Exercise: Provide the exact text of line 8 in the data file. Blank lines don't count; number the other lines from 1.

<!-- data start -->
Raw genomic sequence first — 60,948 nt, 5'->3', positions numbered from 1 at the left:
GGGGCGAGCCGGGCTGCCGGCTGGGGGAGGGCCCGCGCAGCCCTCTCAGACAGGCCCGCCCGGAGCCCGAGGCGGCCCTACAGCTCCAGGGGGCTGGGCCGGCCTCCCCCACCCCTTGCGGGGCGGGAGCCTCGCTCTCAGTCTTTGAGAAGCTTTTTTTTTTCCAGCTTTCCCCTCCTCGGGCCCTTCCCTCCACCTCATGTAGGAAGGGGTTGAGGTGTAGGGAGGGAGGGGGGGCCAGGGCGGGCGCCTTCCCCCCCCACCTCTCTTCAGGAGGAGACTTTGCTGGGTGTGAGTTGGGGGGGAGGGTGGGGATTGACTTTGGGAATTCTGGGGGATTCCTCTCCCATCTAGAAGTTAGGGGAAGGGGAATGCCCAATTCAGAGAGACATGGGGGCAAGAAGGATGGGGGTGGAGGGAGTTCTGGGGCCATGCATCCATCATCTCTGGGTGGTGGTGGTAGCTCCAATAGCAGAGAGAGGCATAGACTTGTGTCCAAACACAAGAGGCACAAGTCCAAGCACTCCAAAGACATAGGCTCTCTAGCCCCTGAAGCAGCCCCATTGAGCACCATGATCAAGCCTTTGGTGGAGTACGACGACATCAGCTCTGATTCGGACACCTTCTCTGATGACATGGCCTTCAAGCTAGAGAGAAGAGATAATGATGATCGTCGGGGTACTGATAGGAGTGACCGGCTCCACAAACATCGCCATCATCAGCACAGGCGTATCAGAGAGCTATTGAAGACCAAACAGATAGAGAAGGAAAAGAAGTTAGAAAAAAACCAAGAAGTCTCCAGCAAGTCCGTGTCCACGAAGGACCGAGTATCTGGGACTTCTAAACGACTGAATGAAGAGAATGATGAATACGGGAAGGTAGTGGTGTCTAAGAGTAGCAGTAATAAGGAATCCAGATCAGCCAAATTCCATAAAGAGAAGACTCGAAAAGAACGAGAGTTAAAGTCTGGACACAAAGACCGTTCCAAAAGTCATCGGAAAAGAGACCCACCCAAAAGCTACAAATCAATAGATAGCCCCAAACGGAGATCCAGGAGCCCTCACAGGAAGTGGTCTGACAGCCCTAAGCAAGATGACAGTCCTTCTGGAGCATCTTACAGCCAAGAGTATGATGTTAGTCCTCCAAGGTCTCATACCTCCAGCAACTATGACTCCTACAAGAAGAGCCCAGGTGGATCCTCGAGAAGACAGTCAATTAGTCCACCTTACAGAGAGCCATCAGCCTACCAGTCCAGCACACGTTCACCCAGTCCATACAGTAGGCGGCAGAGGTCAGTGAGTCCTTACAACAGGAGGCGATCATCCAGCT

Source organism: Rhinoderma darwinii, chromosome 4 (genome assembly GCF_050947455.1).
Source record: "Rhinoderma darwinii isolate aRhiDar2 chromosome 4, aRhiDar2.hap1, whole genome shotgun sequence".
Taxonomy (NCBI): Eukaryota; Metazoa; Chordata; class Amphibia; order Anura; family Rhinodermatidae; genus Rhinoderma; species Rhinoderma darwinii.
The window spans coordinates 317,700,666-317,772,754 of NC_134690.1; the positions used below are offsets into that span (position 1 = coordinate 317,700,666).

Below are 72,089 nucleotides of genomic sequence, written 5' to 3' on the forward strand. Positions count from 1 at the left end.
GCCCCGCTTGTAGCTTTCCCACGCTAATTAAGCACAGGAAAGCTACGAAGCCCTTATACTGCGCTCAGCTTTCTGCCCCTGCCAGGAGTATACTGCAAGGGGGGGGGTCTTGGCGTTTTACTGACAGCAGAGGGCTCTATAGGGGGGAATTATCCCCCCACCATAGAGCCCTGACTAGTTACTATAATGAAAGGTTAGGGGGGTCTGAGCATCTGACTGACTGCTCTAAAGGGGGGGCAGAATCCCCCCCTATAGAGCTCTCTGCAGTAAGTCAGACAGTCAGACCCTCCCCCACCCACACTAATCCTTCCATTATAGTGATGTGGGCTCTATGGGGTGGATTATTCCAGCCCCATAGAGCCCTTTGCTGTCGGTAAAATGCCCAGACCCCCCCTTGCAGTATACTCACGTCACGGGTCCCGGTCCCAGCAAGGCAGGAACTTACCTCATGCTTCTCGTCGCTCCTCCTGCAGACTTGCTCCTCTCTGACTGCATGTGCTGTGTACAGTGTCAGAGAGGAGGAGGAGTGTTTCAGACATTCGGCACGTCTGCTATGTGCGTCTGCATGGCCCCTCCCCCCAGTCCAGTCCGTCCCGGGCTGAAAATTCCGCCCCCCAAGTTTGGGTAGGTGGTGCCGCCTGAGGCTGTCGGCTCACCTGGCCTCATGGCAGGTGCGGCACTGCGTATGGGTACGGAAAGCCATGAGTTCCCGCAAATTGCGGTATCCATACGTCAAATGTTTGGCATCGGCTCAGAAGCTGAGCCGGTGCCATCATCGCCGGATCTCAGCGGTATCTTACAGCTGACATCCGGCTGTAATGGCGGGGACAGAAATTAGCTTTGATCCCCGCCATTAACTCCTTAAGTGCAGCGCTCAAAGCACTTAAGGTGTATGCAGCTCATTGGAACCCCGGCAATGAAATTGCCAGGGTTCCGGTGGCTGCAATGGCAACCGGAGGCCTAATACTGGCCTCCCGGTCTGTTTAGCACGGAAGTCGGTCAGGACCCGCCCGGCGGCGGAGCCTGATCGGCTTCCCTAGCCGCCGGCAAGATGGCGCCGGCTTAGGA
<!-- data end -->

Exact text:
GCCCCGCTTGTAGCTTTCCCACGCTAATTAAGCACAGGAAAGCTACGAAGCCCTTATACTGCGCTCAGCTTTCTGCCCCTGCCAGGAGTATACTGCAAGGGGGGGGGTCTTGGCGTTTTACTGACAGCAGAGGGCTCTATAGGGGGGAATTATCCCCCCACCATAGAGCCCTGACTAGTTACTATAATGAAAGGTTAGGGGGGTCTGAGCATCTGACTGACTGCTCTAAAGGGGGGGCAGAATCCCCCCCTATAGAGCTCTCTGCAGTAAGTCAGACAGTCAGACCCTCCCCCACCCACACTAATCCTTCCATTATAGTGATGTGGGCTCTATGGGGTGGATTATTCCAGCCCCATAGAGCCCTTTGCTGTCGGTAAAATGCCCAGACCCCCCCTTGCAGTATACTCACGTCACGGGTCCCGGTCCCAGCAAGGCAGGAACTTACCTCATGCTTCTCGTCGCTCCTCCTGCAGACTTGCTCCTCTCTGACTGCATGTGCTGTGTACAGTGTCAGAGAGGAGGAGGAGTGTTTCAGACATTCGGCACGTCTGCTATGTGCGTCTGCATGGCCCCTCCCCCCAGTCCAGTCCGTCCCGGGCTGAAAATTCCGCCCCCCAAGTTTGGGTAGGTGGTGCCGCCTGAGGCTGTCGGCTCACCTGGCCTCATGGCAGGTGCGGCACTGCGTATGGGTACGGAAAGCCATGAGTTCCCGCAAATTGCGGTATCCATACGTCAAATGTTTGGCATCGGCTCAGAAGCTGAGCCGGTGCCATCATCGCCGGATCTCAGCGGTATCTTACAGCTGACATCCGGCTGTAATGGCGGGGACAGAAATTAGCTTTGATCCCCGCCATTAACTCCTTAAGTGCAGCGCTCAAAGCACTTAAGGTGTATGCAGCTCATTGGAACCCCGGCAATGAAATTGCCAGGGTTCCGGTGGCTGCAATGGCAACCGGAGGCCTAATACTGGCCTCCCGGTCTGTTTAGCACGGAAGTCGGTCAGGACCCGCCCGGCGGCGGAGCCTGATCGGCTTCCCTAGCCGCCGGCAAGATGGCGCCGGCTTAGGA